Deceptive Food Marketing

Walk down the aisle of any supermarket and you’ll read on food labels claims of “natural,” “no GMO’s.” “no added hormones,” or “wholesome.”  Are the claims to be believed or is it all about food companies being deceptive into tricking you into buying their products? 

There are many strategies food marketers use to get you to spend your money.  And one way is using the power of nutrition to target certain age groups.  For example, if you happened to have been born between the early 1980’s and 2000, you are considered a “millennial” meaning food marketers are watching your buying habits closely and they know what you want or don’t want in your food.  Nice that they care, isn’t it?  The problem is food brands will tap into that millennial mindset and use some rather devious marketing methods to get you to buy their product.  Here are seven ways they do this and how to protect yourself from this tactic:

1.      Claims of “natural”

Natural always sounds nice – it makes us think of purity or genuine.  But be careful.  Food companies know millennials want “natural’ foods and that’s why the word is everywhere on food packages.  The term “natural” usually doesn’t mean much. However federal rules for “natural” means it does not allow the use of artificial ingredients or added colors.  The U.S. Department of Agriculture also requires this in the case of meat, chicken, and eggs, that the foods be “minimally processed.”

The best way to know what is in a food product, is to read and use the Nutrition Facts label looking through the ingredient list to see if the food lives up to its claims.  Remember, the ingredients are listed in order of predominance by weight.

2.      Claims of “no added hormones”

The term “hormone free” has become a selling point. Millennials are particularly interested  in wanting to buy foods with “no added hormones.”  Keep in mind, no meat is completely hormone-free as all animals produce hormones. 

With this new emphasis on keeping hormones out of our food system, it has also brought about an array of other nutrition claims that can be rather confusing - “cage-free” to “free-range” to “grass-fed” to “pastured-raised.”  How is the public supposed to keep up with this new terminology and how do they sort out which is best to buy?

One way is to check out a couple of infographics that delve into the details of which claims mean something and which don’t– one infographic is on organic foods while the other is on buying eggs

3.      Claims of “sustained energy”

Have you seen the term “sustained energy” on a package of cookies or crackers? Some food companies will cite their food as providing “4 hours of nutritious steady energy” or maybe it will claim “helps keep you going” or even “long-lasting energy.”

Is there evidence these food products live up to their energy claims?  Is so, the scientific studies have yet to be found.  What these food companies are relying on is that eating their product – and it’s usually a whole-grain food – releases the carbohydrates more slowly than sugar or refined grains keeping blood sugar steadier but there’s no guarantee the foods keep you energetic for hours on end.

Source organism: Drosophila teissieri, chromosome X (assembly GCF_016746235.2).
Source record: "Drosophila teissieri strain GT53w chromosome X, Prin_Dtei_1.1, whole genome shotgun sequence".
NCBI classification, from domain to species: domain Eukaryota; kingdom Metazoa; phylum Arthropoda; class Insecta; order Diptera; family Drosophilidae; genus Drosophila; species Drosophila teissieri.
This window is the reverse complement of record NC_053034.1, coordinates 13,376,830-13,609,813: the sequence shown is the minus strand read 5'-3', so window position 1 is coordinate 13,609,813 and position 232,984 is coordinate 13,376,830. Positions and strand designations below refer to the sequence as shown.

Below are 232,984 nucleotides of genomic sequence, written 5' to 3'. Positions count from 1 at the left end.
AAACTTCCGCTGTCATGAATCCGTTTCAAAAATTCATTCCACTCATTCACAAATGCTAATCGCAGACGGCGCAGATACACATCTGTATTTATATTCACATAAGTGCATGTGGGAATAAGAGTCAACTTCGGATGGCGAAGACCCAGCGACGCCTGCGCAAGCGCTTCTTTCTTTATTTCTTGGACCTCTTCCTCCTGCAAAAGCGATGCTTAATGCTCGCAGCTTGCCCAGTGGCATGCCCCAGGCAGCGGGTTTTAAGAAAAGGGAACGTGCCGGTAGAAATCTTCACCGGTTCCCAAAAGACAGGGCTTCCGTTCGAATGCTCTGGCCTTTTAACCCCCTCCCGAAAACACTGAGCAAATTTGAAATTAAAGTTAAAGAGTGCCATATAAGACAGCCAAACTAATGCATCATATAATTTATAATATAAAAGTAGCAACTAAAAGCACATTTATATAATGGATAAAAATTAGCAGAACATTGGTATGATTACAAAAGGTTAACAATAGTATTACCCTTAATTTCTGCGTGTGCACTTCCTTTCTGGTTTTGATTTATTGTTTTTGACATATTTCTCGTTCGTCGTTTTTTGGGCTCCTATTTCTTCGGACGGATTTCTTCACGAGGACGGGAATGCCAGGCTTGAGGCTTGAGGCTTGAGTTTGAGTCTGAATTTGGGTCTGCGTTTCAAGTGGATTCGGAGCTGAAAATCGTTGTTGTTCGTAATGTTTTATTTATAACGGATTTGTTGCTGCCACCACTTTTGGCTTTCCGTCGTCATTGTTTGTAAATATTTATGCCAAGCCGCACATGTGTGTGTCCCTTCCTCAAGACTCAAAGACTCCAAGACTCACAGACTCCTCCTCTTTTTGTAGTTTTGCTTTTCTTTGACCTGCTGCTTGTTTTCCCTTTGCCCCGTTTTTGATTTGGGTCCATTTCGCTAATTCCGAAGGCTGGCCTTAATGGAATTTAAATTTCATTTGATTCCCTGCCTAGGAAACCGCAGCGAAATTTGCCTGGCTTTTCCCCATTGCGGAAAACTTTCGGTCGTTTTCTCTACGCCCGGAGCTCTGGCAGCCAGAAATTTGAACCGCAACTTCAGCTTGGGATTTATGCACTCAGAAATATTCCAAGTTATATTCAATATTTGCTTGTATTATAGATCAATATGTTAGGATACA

Just because a whole-grain food like a cookie claims “sustained energy” does not necessarily make it a healthy meal or snack.

4.      Claims of “non-GMO”

The claim of “non-GMO” is one of the most hot button marketing tools ever in recent years.  It seems like everyone has a strong opinion on genetically modified organisms and yet most foods that allegedly contain GMOs actually don’t.  Foods that do contain GMOs such as soy, corn, cottonseed, canola oil, cornstarch, and sugar from genetically engineered sugar beets have been purified so greatly they don’t contain any trace of genetic modification. 

According to the National Academy of Sciences and along with other scientific bodies, the ingredients from GMO crops are totally safe. 

Bottom line, whether a food is GMO-free or does contain GMOs, the crops are considered to be equally safe to consume.  For more information, visit “Straight Talk on GMO foods.”

5.      Claims of “juicing is better for you”

The juicing craze is as strong as ever but some of those “healthy” juices may not have as much “greens” in them as you think and they are likely to remove a lot of “greens” from your wallet.

Many of the companies promoting organic juices use catchy selling phrases such as “cold-pressured, always organic, never GMO, chemical-free, filler-free, gluten-free, preservative-free, or juice without junk.”  Who wouldn’t want to buy these pricey juices?

Often these juices bate customers who don’t like veggies by stating their juice is made from greens such as spinach, kale, or Swiss chard – but read the ingredient list.  It’s not unusual that just because the juice is the color green, the greenest veggie in it may be from cucumber or celery – not exactly the superstar veggies you want.

Whatever happened to just simply eating your vegetables?  Leafy greens such as collards, turnip or mustard greens, broccoli, and kale are loaded with nutrients like vitamins A, C, and K, folate, magnesium, potassium, calcium, iron, lutein, and fiber.  They often taste better and they will contain far more fiber which juicing removes.